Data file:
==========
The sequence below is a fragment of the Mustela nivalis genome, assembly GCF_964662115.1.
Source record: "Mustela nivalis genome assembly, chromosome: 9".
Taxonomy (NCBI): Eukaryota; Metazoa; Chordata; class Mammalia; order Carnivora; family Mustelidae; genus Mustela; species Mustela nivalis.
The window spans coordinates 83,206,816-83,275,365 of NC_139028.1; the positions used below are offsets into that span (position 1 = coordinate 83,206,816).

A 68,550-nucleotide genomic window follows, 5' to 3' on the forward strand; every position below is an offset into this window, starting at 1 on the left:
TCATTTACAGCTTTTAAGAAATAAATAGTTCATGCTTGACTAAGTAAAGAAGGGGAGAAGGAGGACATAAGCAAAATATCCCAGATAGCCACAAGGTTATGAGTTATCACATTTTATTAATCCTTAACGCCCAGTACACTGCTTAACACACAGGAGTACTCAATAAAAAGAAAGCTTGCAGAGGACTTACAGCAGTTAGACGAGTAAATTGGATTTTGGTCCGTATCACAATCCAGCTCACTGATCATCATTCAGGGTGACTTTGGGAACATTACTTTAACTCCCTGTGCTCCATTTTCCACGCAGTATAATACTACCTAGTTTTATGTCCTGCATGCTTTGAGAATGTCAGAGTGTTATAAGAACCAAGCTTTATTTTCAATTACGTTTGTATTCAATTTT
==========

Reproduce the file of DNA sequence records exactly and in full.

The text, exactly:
The sequence below is a fragment of the Mustela nivalis genome, assembly GCF_964662115.1.
Source record: "Mustela nivalis genome assembly, chromosome: 9".
Taxonomy (NCBI): Eukaryota; Metazoa; Chordata; class Mammalia; order Carnivora; family Mustelidae; genus Mustela; species Mustela nivalis.
The window spans coordinates 83,206,816-83,275,365 of NC_139028.1; the positions used below are offsets into that span (position 1 = coordinate 83,206,816).

A 68,550-nucleotide genomic window follows, 5' to 3' on the forward strand; every position below is an offset into this window, starting at 1 on the left:
TCATTTACAGCTTTTAAGAAATAAATAGTTCATGCTTGACTAAGTAAAGAAGGGGAGAAGGAGGACATAAGCAAAATATCCCAGATAGCCACAAGGTTATGAGTTATCACATTTTATTAATCCTTAACGCCCAGTACACTGCTTAACACACAGGAGTACTCAATAAAAAGAAAGCTTGCAGAGGACTTACAGCAGTTAGACGAGTAAATTGGATTTTGGTCCGTATCACAATCCAGCTCACTGATCATCATTCAGGGTGACTTTGGGAACATTACTTTAACTCCCTGTGCTCCATTTTCCACGCAGTATAATACTACCTAGTTTTATGTCCTGCATGCTTTGAGAATGTCAGAGTGTTATAAGAACCAAGCTTTATTTTCAATTACGTTTGTATTCAATTTT